Free-from food is increasingly unaffordable in the UK, experts warn

Patients with food allergies and health conditions that affect the digestive system are increasingly unable to buy supermarkets free from products, which leave them with painful symptoms or permanent damage, experts warn.

Around 2.3 million people in the UK have either a food allergy or intolerance, or celiac disease, an autoimmune disorder that leaves people unable to eat gluten.

To stay well, many have to buy free from food, which is more expensive than other produce. A report by the Food Standards Agency in 2022 calculated that adults with food allergies, intolerances or celiac disease already spend up to 27% more on food than those without food hypersensitivities.

In some areas, patients can get help with medical diet costs. Celiac patients in Wales, Scotland and Northern Ireland are at lower risk of long-term health complications because they can access gluten-free bread, pasta and flour.

But the cost of living crisis has made it more difficult, especially for people in England, to buy free from food. In England, of 42 integrated care boards, around a third no longer offer any gluten-free food on prescription, after NHS England said commissioners were no longer obliged to.

Celiac UK’s latest figures show that gluten-free staples are on average 2.5 times more expensive than non-gluten-free products. A typical loaf of gluten-free bread is 4.4 times more expensive, while the cheapest gluten-free bread is six times more expensive than their gluten-containing equivalents.

Similarly, the cheapest oat milk usually costs 1.30 to 1.40 per liter, more than double the average price of cow’s milk.

Dr Kate Evans, a consultant gastroenterologist at the Royal Berkshire NHS foundation trust, said last year she saw some patients with celiac disease not sticking to their gluten-free diet because it was too expensive.

Patients are referred back because of persistent symptoms such as abdominal pain, weight loss and diarrhea, he said. Evans says tests show it’s because they’re not following a gluten-free diet.

That’s when it turns out they’re eating normal bread because they can’t afford gluten free. They say they eat gluten because there is no alternative.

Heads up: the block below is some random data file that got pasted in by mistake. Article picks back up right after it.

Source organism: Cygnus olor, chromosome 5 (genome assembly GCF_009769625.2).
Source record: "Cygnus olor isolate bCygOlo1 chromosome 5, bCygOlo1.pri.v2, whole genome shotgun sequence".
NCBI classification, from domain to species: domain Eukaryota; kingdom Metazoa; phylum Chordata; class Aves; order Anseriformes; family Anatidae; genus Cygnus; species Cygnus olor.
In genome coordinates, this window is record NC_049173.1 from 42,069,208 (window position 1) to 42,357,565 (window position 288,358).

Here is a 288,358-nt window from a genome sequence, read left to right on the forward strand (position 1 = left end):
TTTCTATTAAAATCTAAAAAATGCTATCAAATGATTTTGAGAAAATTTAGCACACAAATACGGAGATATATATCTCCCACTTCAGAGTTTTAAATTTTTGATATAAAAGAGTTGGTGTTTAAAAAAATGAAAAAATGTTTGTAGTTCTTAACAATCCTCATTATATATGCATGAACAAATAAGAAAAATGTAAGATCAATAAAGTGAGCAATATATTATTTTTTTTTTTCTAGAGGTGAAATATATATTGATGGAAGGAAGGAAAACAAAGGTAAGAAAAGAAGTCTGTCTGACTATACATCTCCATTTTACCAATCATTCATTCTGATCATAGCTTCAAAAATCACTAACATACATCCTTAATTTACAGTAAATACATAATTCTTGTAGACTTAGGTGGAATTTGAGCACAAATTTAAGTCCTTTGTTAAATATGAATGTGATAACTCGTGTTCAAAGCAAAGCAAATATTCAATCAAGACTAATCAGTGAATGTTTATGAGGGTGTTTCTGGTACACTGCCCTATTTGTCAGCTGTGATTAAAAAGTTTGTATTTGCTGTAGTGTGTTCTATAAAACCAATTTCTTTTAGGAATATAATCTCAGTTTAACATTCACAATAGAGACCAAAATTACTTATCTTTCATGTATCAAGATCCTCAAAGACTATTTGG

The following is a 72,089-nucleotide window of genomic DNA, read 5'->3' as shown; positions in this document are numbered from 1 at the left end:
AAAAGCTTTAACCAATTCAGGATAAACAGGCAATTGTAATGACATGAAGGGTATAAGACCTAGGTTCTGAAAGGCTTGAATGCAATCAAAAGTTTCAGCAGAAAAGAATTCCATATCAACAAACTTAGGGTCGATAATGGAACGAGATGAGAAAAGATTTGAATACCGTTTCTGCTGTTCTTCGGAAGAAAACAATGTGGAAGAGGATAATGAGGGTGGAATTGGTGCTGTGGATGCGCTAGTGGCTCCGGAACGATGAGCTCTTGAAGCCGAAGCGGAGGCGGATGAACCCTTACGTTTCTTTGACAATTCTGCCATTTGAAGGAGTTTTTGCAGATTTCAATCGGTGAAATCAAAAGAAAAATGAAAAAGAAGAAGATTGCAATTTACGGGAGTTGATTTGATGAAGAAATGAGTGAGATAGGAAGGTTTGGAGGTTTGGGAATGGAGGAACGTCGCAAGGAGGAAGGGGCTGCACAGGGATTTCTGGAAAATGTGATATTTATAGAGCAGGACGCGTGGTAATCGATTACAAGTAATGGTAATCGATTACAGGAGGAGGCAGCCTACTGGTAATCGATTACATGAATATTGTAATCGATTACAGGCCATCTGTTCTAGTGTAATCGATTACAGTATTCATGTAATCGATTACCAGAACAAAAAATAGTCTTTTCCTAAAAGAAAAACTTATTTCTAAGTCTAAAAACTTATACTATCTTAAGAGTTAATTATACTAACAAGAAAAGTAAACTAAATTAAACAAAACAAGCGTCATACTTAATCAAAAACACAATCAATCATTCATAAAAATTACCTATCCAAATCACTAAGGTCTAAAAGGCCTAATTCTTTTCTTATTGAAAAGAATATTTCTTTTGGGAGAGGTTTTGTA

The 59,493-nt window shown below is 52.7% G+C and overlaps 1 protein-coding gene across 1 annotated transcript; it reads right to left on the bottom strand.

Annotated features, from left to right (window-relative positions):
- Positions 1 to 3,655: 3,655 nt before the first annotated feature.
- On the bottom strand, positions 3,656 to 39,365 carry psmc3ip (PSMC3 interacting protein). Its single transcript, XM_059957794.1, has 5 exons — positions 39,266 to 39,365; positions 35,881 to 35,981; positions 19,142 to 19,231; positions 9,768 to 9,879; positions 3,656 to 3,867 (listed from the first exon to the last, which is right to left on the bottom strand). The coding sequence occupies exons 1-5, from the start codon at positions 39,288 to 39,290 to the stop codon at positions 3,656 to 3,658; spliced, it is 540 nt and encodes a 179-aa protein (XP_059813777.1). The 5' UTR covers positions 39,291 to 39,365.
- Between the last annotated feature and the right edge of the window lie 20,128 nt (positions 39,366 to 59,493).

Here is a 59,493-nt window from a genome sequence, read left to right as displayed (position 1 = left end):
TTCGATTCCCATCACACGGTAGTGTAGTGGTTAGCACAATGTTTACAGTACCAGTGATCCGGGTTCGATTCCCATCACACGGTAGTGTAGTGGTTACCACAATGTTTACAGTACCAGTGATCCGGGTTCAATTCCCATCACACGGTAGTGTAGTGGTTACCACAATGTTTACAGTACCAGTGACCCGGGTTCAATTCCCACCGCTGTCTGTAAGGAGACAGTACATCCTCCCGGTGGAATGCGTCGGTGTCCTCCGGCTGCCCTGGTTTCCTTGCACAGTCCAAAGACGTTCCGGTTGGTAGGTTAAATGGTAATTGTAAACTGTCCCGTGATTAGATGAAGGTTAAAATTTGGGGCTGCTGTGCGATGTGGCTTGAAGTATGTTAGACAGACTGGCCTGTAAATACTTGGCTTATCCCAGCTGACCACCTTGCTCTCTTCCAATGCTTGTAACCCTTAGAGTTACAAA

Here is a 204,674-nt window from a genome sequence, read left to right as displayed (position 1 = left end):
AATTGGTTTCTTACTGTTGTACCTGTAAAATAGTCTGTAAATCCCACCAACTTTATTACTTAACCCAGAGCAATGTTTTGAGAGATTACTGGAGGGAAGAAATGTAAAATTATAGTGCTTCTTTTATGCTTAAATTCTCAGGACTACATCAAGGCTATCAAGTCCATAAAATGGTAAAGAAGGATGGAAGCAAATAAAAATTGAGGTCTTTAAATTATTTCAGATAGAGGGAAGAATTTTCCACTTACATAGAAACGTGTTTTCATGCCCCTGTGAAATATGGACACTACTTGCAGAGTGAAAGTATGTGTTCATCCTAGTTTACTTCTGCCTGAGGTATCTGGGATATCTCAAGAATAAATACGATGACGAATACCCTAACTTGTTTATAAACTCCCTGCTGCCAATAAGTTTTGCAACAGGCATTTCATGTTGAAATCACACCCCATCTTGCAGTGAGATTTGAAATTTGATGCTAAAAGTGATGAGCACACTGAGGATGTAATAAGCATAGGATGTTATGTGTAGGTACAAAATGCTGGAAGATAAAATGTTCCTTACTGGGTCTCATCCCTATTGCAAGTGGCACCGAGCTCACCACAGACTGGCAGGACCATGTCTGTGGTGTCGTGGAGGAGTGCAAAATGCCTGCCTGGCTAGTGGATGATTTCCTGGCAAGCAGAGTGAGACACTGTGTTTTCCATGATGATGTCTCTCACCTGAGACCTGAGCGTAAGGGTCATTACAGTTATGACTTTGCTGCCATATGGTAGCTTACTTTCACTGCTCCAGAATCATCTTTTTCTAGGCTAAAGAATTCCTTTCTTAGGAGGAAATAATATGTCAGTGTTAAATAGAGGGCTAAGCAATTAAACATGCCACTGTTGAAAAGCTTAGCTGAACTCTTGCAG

This can have serious long-term health consequences. Celiac disease is an autoimmune condition for which the only treatment is a lifelong strict gluten-free diet. Coeliacs who eat gluten are more likely to get osteoporosis and osteopenia, which puts them at a higher risk of fracture and also leads to inflammation of the small intestine and ulceration that can cause cancer.

Prof David Sanders, a consultant gastroenterologist at Sheffield Teaching Hospitals NHS foundation trust, said patients were not always aware of the risks, especially those without significant symptoms. They don’t think about what will happen in the long run. Only now they think of living.

Dr Gerry Robbins, a consultant gastroenterologist at York and Scarborough Teaching Hospitals NHS foundation trust, said the impact of unaffordable gluten-free food was not yet fully felt in the NHS. I think there is a larger group of these patients coming on the horizon in the next two to five years.

The president of the Royal College of Paediatrics and Child Health, Dr Camilla Kingdon, said that for children with celiac disease, food intolerance or allergy, having access to appropriate free-from foods is essential for their development. -development.

However, pediatricians are already seeing children and their families rationing or running out of much-needed free alternatives. Without these foods, children can develop gastrointestinal problems, often become unwell and are more at risk of mental health problems.

It is absolutely wrong that children from lower income families are put at such a disadvantage in terms of their health and well-being. If we are to truly manage child health, we must first address child poverty and food insecurity.

Amena Warner, head of clinical services at Allergy UK, says children with cow’s milk allergy whose families cannot afford alternatives such as oat or soy products may have other health problems.

Because these products tend to be fortified to be as nutritionally compatible as the food they replace, eliminating them from a child’s diet can have long-term health implications for the child’s development. a child, such as a higher risk of eczema, vitamin and mineral deficiency. , Warner said.

Sanders said the fact that the gluten-free diet is no longer available to many on prescription shows a level of inertia and nihilism in the medical community. A gluten-free diet is the only treatment for celiac disease. If it’s type 1 diabetes, another autoimmune disease, we don’t ask patients to buy their own insulin.

Tristan Humphreys, head of advocacy at Celiac UK, said: It is wrong that for so many people with celiac disease living in England, access to such a lifeline is denied. Not because of necessity or means but just an accident of geography.

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